Retirees will not be present other than those involved in the passing of the mantle.

“We are building a bridge between those who come before and those who are embracing the mantle for the future,” Nelson said.

An offering will be collected online, also, and people will be able to donate to the Methodist Education Fund to support candidates for ministry.

Given time constraints, video of the retirees talking about their ministry experience won’t be shown at Annual Conference but, instead, will be on the conference website for all to view: www.umcsc.org.

 

Monday: All the business

Monday, June 7, will start with online training at 9 a.m., followed at 10 a.m. by the showing of video reports. Lay and clergy members of Annual Conference are expected to have reviewed these video reports prior to that morning, and they will be made available on the conference website about two weeks prior to Annual Conference.

“The idea is to have people be as informed as possible about Annual Conference and to refresh their memories right before we begin the business session,” Nelson said.

The business session will officially begin at 11 a.m. with the organizing motions and traditional call to order.

Business will include approval of the conference budget for 2022, as well as other reports and ministry plans, such as ordained ministry and leadership development, pension and health benefits, the Bishop’s Cabinet and extended Cabinet, electing new leaders, and lay leadership.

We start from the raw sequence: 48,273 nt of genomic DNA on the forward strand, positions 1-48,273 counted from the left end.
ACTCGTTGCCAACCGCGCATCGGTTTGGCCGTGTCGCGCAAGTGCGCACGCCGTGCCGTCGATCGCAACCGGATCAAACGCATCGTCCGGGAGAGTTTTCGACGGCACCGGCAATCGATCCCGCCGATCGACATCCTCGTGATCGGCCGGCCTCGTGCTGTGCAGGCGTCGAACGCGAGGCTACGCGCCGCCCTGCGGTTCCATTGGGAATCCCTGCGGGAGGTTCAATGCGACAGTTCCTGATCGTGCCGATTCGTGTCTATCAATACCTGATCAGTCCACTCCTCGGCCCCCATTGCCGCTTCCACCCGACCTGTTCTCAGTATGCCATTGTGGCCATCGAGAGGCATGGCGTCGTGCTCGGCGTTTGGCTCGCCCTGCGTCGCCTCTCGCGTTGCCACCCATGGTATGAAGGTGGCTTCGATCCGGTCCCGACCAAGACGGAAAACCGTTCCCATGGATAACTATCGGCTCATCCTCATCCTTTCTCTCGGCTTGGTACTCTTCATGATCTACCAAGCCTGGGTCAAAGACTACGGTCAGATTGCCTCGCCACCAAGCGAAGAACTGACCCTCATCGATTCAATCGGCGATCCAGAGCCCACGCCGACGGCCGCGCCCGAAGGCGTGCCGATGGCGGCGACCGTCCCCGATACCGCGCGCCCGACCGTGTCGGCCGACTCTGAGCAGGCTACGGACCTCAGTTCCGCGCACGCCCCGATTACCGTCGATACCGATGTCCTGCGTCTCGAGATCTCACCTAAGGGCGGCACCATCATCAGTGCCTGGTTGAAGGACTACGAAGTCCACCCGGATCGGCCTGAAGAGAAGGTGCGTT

“Basically, Monday looks at, ‘How are we going to be in ministry next?’” Nelson said.

Arant and Nelson said no resolutions are slated for Annual Conference as of now.

Clergy appointments will be set that afternoon, with the sending forth, and then Annual Conference will close in a different way than usual: with a memorial service of remembrance and thanksgiving.

While they wrestled with whether to end Annual Conference with memorials, Arant said organizers ultimately felt this was another opportunity to celebrate—both who we have been as a church and how the faithfulness of these now-departed clergy and spouses has allowed us to become the church we are today.

“It’s about how we can respond by carrying the baton they passed to us into the next 50 years of the church, how we can pick up where they left off,” Arant said.

Nelson said it reflects the same themes as ordination, in essence: standing on shoulders of those who have gone before us, expressing our gratitude and asking ourselves how we will embrace that mantle and run forward.

“I think it’s a beautiful way to end,” Nelson added.

South Carolina Resident Bishop L. Jonathan Holston said he looks forward to celebrating the visionary and innovative ways that South Carolina United Methodists have taken the next faithful step to make disciples of Jesus Christ for the transformation of the world.

“Although we will not be gathering in person for Annual Conference once again, we know from our experiences over the past year that making virtual connections still allows us to do more together than we could ever accomplish apart,” Holston said.

 

More information in June Advocate

More detailed information about Annual Conference, the reports and other items will be covered in next month’s edition of the Advocate. You can check the conference website also: https://www.umcsc.org/ac2021.